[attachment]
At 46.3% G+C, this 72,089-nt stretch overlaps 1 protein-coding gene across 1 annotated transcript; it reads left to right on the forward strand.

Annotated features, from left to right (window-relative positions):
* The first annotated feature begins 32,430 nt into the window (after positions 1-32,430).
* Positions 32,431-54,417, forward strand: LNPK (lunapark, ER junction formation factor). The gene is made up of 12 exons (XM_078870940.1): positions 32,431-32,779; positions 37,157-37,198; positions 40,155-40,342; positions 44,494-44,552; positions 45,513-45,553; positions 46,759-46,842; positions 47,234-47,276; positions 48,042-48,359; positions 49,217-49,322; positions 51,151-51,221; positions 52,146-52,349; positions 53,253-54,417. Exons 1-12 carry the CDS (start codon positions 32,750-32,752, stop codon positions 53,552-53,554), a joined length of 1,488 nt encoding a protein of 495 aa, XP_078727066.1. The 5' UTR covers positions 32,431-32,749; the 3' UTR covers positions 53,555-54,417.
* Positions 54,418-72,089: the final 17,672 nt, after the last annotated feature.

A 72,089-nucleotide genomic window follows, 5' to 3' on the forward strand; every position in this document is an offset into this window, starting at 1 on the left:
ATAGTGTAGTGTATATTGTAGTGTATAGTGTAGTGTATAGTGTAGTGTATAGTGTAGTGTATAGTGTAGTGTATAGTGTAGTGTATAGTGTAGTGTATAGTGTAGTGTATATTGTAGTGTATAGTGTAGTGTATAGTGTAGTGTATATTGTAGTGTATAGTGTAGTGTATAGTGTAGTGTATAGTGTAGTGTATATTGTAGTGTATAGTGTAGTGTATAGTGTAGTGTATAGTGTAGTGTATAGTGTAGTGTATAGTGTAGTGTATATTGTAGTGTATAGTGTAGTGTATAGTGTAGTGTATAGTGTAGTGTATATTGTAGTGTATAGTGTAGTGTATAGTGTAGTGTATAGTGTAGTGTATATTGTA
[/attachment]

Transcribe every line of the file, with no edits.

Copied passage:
At 46.3% G+C, this 72,089-nt stretch overlaps 1 protein-coding gene across 1 annotated transcript; it reads left to right on the forward strand.

Annotated features, from left to right (window-relative positions):
* The first annotated feature begins 32,430 nt into the window (after positions 1-32,430).
* Positions 32,431-54,417, forward strand: LNPK (lunapark, ER junction formation factor). The gene is made up of 12 exons (XM_078870940.1): positions 32,431-32,779; positions 37,157-37,198; positions 40,155-40,342; positions 44,494-44,552; positions 45,513-45,553; positions 46,759-46,842; positions 47,234-47,276; positions 48,042-48,359; positions 49,217-49,322; positions 51,151-51,221; positions 52,146-52,349; positions 53,253-54,417. Exons 1-12 carry the CDS (start codon positions 32,750-32,752, stop codon positions 53,552-53,554), a joined length of 1,488 nt encoding a protein of 495 aa, XP_078727066.1. The 5' UTR covers positions 32,431-32,749; the 3' UTR covers positions 53,555-54,417.
* Positions 54,418-72,089: the final 17,672 nt, after the last annotated feature.

A 72,089-nucleotide genomic window follows, 5' to 3' on the forward strand; every position in this document is an offset into this window, starting at 1 on the left:
ATAGTGTAGTGTATATTGTAGTGTATAGTGTAGTGTATAGTGTAGTGTATAGTGTAGTGTATAGTGTAGTGTATAGTGTAGTGTATAGTGTAGTGTATAGTGTAGTGTATATTGTAGTGTATAGTGTAGTGTATAGTGTAGTGTATATTGTAGTGTATAGTGTAGTGTATAGTGTAGTGTATAGTGTAGTGTATATTGTAGTGTATAGTGTAGTGTATAGTGTAGTGTATAGTGTAGTGTATAGTGTAGTGTATAGTGTAGTGTATATTGTAGTGTATAGTGTAGTGTATAGTGTAGTGTATAGTGTAGTGTATATTGTAGTGTATAGTGTAGTGTATAGTGTAGTGTATAGTGTAGTGTATATTGTA